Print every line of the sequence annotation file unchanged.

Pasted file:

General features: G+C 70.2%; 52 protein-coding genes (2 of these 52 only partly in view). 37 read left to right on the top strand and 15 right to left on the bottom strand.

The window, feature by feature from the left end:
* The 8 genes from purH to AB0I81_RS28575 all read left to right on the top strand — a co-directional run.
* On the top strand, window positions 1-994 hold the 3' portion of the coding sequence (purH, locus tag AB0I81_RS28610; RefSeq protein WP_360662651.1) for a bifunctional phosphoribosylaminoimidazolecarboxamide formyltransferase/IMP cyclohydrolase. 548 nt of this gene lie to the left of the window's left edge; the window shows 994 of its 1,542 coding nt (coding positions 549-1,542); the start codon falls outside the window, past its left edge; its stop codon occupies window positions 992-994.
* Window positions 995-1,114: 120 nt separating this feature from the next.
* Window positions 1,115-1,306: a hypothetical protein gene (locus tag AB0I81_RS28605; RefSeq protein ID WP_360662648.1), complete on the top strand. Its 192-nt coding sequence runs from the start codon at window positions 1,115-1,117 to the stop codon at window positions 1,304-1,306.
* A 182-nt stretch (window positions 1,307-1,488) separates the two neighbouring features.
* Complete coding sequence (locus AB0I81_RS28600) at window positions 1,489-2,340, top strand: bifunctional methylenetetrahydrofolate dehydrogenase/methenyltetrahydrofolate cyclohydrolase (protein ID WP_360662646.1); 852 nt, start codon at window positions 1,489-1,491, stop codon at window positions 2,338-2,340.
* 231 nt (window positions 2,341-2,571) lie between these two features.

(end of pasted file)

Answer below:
General features: G+C 70.2%; 52 protein-coding genes (2 of these 52 only partly in view). 37 read left to right on the top strand and 15 right to left on the bottom strand.

The window, feature by feature from the left end:
* The 8 genes from purH to AB0I81_RS28575 all read left to right on the top strand — a co-directional run.
* On the top strand, window positions 1-994 hold the 3' portion of the coding sequence (purH, locus tag AB0I81_RS28610; RefSeq protein WP_360662651.1) for a bifunctional phosphoribosylaminoimidazolecarboxamide formyltransferase/IMP cyclohydrolase. 548 nt of this gene lie to the left of the window's left edge; the window shows 994 of its 1,542 coding nt (coding positions 549-1,542); the start codon falls outside the window, past its left edge; its stop codon occupies window positions 992-994.
* Window positions 995-1,114: 120 nt separating this feature from the next.
* Window positions 1,115-1,306: a hypothetical protein gene (locus tag AB0I81_RS28605; RefSeq protein ID WP_360662648.1), complete on the top strand. Its 192-nt coding sequence runs from the start codon at window positions 1,115-1,117 to the stop codon at window positions 1,304-1,306.
* A 182-nt stretch (window positions 1,307-1,488) separates the two neighbouring features.
* Complete coding sequence (locus AB0I81_RS28600) at window positions 1,489-2,340, top strand: bifunctional methylenetetrahydrofolate dehydrogenase/methenyltetrahydrofolate cyclohydrolase (protein ID WP_360662646.1); 852 nt, start codon at window positions 1,489-1,491, stop codon at window positions 2,338-2,340.
* 231 nt (window positions 2,341-2,571) lie between these two features.